Bringing the hammer down on the coffin nail

A few weeks ago, on September 15, Portland State joined over 700 colleges in America in becoming a completely smoke and tobacco-free campus.

This new policy was implemented by the Center for Student Health and Counseling (SHAC). Although the campus became 100 percent smoke free only two weeks ago, multiple steps have been taken over the last couple of years to finish the Fresh Air Campus Challenge, signed by PSU President Wim Wiewel.

The challenge was a regional initiative, accepted by many colleges across America, stating that participants would become smoke-free campuses by 2016. PSU not only beat the due date by a few months but also included all forms of tobacco in the policy, not just cigarettes.

However, unlike some of those newly smoke-free college campuses, PSU will not have designated smoking areas. Any PSU-owned property, including the Park Blocks, is completely smoke-free.

Students may smoke off campus, which is any property or sidewalk owned by the city of Portland. Keep in mind, however, that Oregon state law does not allow smoking within 10 feet of any window, door or air intake.

“We realize this is a culture change,” said Julie Weissbuch Allina, director of health promotion and education at PSU. “People are definitely seeing it and voicing concerns, and that’s what we expect.”

Allina, along with many others involved at SHAC, have used resources to educate the PSU community on the new policy.

By listening to exact apprehensions in open-comment sessions last spring, SHAC was able to provide detailed information relevant to those questions and concerns.

Since then, SHAC has used a variety of resources to create marketing campaigns, such as lawn signs, tables at events like Party in the Park, social media, newsletters, web banners and information listed on PSU’s website.

“Culture change takes time,” Allina said. “And we will do the best we can with what we got.”

PSU’s website contains information and frequently asked questions regarding the policy under “Smoke & Tobacco Free Campus,” including a map of PSU and non-PSU property. This map may be helpful for smokers who are worried about being late to class and want to find the closest place to have a quick smoke break.

“If you want to smoke between class, you have to travel a long distance and then probably be late to class,” said Girma Kebede, a student at PSU. “It is hard on smokers. It makes the day longer.”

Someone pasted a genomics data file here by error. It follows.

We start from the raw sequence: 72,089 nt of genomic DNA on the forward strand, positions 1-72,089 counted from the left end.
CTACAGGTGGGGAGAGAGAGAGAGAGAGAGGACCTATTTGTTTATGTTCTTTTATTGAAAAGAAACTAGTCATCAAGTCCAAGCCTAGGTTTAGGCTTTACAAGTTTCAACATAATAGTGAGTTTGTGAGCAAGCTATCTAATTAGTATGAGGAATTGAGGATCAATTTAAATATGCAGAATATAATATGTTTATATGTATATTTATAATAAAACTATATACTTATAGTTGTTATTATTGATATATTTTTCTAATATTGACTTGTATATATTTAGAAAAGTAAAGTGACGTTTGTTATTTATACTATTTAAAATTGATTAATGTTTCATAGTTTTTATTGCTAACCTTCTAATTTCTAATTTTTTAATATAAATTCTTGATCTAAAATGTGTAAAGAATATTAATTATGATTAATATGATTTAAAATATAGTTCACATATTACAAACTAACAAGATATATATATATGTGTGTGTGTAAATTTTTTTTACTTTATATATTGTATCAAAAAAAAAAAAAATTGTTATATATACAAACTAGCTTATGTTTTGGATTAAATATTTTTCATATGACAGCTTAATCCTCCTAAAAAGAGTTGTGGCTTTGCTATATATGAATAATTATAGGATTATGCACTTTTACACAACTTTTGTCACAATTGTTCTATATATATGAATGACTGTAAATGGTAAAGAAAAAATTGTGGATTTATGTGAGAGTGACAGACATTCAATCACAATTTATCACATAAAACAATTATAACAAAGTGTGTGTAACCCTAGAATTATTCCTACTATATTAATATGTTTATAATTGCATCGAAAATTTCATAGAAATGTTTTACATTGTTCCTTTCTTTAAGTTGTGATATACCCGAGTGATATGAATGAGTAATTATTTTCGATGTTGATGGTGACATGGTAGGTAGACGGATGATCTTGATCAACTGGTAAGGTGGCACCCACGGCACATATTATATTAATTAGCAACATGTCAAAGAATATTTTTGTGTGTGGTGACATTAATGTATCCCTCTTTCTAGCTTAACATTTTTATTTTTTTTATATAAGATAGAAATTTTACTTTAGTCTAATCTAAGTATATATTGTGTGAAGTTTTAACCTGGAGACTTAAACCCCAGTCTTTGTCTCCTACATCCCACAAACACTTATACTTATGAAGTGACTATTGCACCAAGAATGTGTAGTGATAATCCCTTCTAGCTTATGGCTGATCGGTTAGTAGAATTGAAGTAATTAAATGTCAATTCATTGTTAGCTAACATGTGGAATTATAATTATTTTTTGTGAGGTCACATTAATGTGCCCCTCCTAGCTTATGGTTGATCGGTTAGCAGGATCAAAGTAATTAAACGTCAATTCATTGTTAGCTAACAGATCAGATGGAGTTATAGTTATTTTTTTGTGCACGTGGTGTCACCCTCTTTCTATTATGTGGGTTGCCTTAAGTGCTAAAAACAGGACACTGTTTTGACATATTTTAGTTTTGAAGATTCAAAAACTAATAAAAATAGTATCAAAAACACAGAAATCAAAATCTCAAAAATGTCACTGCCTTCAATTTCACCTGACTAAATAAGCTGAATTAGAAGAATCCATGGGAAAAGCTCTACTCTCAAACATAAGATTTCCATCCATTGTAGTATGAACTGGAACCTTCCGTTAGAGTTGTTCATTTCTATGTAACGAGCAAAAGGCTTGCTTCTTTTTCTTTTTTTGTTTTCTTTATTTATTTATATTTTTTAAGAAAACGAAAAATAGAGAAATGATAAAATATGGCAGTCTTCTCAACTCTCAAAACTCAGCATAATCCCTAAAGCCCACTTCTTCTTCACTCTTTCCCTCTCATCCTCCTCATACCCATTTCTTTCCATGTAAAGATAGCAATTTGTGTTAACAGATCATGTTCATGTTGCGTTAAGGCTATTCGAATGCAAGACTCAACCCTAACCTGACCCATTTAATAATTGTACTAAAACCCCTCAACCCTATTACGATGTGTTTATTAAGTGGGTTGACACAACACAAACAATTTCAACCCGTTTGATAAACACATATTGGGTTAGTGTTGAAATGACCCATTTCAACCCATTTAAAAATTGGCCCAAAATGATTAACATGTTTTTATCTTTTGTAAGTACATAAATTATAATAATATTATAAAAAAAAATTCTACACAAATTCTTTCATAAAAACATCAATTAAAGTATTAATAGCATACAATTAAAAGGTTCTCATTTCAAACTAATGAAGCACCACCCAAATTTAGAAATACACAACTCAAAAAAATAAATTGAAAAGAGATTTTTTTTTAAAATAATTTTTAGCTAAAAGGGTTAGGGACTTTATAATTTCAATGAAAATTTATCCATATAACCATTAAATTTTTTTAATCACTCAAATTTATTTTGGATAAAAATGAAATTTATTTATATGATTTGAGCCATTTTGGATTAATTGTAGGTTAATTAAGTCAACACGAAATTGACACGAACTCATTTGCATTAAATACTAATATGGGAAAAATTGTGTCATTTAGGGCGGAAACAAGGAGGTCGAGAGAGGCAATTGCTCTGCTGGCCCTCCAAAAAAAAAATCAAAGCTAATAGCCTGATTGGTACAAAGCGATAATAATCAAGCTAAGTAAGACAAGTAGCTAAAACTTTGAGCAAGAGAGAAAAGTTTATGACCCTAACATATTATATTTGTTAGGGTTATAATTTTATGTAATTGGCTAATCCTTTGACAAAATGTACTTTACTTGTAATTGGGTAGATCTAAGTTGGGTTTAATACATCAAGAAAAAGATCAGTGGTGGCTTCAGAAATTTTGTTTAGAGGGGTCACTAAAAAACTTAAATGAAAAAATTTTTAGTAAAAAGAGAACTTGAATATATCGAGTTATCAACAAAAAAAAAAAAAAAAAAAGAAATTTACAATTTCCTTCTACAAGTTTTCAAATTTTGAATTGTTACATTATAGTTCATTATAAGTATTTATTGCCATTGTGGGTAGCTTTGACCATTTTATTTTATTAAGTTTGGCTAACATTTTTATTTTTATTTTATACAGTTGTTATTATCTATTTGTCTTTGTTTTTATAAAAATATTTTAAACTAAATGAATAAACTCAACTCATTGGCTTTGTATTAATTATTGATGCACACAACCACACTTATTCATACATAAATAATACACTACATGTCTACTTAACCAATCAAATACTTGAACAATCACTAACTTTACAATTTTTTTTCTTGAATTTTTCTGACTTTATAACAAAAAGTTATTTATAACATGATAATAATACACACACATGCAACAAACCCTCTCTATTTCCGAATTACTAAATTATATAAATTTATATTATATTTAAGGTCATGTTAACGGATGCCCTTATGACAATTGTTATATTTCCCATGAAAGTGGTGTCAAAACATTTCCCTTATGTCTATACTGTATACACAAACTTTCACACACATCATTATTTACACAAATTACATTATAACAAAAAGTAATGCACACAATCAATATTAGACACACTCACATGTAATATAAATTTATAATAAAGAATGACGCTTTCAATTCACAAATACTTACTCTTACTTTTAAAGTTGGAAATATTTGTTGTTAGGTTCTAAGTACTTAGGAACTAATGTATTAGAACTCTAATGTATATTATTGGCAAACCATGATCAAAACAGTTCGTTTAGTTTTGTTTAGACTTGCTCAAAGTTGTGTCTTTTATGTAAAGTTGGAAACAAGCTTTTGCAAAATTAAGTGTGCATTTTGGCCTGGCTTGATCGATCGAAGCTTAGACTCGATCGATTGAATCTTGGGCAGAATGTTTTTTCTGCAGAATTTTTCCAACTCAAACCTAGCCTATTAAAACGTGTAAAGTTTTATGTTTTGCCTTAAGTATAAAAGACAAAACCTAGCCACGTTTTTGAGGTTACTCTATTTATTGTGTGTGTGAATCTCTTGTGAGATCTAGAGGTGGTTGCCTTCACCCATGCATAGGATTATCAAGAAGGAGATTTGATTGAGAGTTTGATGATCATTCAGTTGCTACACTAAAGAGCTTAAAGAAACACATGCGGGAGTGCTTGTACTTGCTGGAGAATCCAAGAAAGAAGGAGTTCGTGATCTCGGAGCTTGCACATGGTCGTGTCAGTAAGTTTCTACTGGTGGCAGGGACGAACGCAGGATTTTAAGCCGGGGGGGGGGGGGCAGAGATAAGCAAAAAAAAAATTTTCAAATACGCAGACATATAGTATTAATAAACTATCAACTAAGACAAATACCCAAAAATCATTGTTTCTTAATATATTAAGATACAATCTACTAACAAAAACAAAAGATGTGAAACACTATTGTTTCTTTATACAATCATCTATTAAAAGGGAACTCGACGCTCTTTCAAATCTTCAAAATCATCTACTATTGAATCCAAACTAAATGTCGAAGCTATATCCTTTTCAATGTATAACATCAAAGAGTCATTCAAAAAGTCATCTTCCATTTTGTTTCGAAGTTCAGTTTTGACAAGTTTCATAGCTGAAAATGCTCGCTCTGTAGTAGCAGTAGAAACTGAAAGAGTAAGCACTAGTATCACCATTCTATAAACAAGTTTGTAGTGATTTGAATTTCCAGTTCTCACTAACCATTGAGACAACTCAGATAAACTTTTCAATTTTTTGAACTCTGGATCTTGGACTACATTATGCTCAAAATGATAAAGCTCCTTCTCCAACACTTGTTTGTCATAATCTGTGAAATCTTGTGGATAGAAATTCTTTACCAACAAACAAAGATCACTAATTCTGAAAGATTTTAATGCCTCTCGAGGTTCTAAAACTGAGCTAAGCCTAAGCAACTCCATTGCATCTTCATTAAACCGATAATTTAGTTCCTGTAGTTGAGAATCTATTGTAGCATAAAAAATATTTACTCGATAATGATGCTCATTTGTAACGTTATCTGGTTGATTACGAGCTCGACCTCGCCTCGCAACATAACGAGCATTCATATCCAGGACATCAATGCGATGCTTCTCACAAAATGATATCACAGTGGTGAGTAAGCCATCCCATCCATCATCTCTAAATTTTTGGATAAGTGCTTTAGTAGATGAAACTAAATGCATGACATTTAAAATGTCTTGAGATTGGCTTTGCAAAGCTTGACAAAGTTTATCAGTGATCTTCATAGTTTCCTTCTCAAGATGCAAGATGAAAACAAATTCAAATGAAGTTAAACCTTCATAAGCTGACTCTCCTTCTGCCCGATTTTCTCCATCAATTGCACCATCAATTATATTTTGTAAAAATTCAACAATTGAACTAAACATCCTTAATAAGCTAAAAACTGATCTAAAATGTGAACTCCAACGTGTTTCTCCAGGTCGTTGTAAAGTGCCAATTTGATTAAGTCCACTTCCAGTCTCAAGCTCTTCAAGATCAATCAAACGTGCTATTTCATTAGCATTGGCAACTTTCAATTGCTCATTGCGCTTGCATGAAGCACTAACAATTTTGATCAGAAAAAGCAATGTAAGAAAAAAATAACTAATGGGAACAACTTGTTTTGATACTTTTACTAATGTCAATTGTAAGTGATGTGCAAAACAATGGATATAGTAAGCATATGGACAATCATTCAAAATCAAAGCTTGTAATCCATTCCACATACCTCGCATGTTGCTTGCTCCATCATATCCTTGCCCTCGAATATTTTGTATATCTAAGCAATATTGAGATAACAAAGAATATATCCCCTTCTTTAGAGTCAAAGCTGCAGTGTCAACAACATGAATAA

Education on the specifics of the policy will take some time, especially considering the large population of PSU. This is why SHAC and PSU’s Campus Public Safety Office (CPSO) have not created negative enforcement for the policy.

Tickets will not be issued to those in violation. They will simply be asked to put out their cigarette or stop using their e-cig or other tobacco product. CPSO will also have Let’s Be Clear cards, which contain information about resources to quit smoking for interested students.

“Folks we find violating this policy we will just try to educate,” said Director of Campus Public Safety Phillip Zerzan. “The focus is on educating people about this policy.”

Enforcement is not CPSO’s duty, however. It is written as a community-enforced policy.

“By and large, as long as people know what the policy is, they abide by it,” Allina said. “I’m sure there will be some challenging situations, and those situations can be either referred to Student Conduct or Human Resources if they are faculty and staff, or that person might be escorted off campus if they’re a visitor.”

PSU has worked for a couple of years to become completely smoke-free, and many steps, such as the clean-air corridors and the 25-foot policy, have been taken toward that goal. SHAC continued with these steps because they saw that the majority of the community wanted progress.

“We did surveying of the faculty, students and staff, and by and large, the PSU community supports a smoke-free campus,” Allina said. “It’s a lot of working with our partners, saying, ‘Hey, this is a campus-wide policy. This isn’t just a SHAC policy. So let’s get on board and do this together.’”